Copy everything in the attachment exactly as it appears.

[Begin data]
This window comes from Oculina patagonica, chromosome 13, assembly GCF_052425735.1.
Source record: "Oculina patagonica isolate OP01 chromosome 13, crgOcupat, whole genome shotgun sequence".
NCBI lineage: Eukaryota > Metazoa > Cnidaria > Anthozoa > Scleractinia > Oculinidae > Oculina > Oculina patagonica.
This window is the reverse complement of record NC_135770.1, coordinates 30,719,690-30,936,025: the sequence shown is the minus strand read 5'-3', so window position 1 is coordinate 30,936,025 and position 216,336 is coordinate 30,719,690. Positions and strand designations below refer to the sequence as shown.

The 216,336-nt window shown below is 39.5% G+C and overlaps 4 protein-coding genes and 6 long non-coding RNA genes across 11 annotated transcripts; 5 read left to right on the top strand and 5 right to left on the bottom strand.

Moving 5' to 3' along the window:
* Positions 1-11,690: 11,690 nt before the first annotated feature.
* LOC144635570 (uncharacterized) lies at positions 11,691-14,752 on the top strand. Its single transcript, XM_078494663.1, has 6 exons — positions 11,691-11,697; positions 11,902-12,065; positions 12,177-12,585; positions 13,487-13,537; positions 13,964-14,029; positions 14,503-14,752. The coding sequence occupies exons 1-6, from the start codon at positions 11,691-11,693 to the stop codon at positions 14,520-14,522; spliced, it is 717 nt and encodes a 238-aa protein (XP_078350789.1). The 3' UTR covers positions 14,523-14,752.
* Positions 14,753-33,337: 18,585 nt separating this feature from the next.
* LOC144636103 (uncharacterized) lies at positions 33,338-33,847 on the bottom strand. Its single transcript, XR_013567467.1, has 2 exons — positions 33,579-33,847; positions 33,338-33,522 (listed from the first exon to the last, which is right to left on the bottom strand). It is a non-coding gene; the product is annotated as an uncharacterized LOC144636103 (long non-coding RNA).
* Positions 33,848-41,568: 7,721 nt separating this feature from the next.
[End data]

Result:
This window comes from Oculina patagonica, chromosome 13, assembly GCF_052425735.1.
Source record: "Oculina patagonica isolate OP01 chromosome 13, crgOcupat, whole genome shotgun sequence".
NCBI lineage: Eukaryota > Metazoa > Cnidaria > Anthozoa > Scleractinia > Oculinidae > Oculina > Oculina patagonica.
This window is the reverse complement of record NC_135770.1, coordinates 30,719,690-30,936,025: the sequence shown is the minus strand read 5'-3', so window position 1 is coordinate 30,936,025 and position 216,336 is coordinate 30,719,690. Positions and strand designations below refer to the sequence as shown.

The 216,336-nt window shown below is 39.5% G+C and overlaps 4 protein-coding genes and 6 long non-coding RNA genes across 11 annotated transcripts; 5 read left to right on the top strand and 5 right to left on the bottom strand.

Moving 5' to 3' along the window:
* Positions 1-11,690: 11,690 nt before the first annotated feature.
* LOC144635570 (uncharacterized) lies at positions 11,691-14,752 on the top strand. Its single transcript, XM_078494663.1, has 6 exons — positions 11,691-11,697; positions 11,902-12,065; positions 12,177-12,585; positions 13,487-13,537; positions 13,964-14,029; positions 14,503-14,752. The coding sequence occupies exons 1-6, from the start codon at positions 11,691-11,693 to the stop codon at positions 14,520-14,522; spliced, it is 717 nt and encodes a 238-aa protein (XP_078350789.1). The 3' UTR covers positions 14,523-14,752.
* Positions 14,753-33,337: 18,585 nt separating this feature from the next.
* LOC144636103 (uncharacterized) lies at positions 33,338-33,847 on the bottom strand. Its single transcript, XR_013567467.1, has 2 exons — positions 33,579-33,847; positions 33,338-33,522 (listed from the first exon to the last, which is right to left on the bottom strand). It is a non-coding gene; the product is annotated as an uncharacterized LOC144636103 (long non-coding RNA).
* Positions 33,848-41,568: 7,721 nt separating this feature from the next.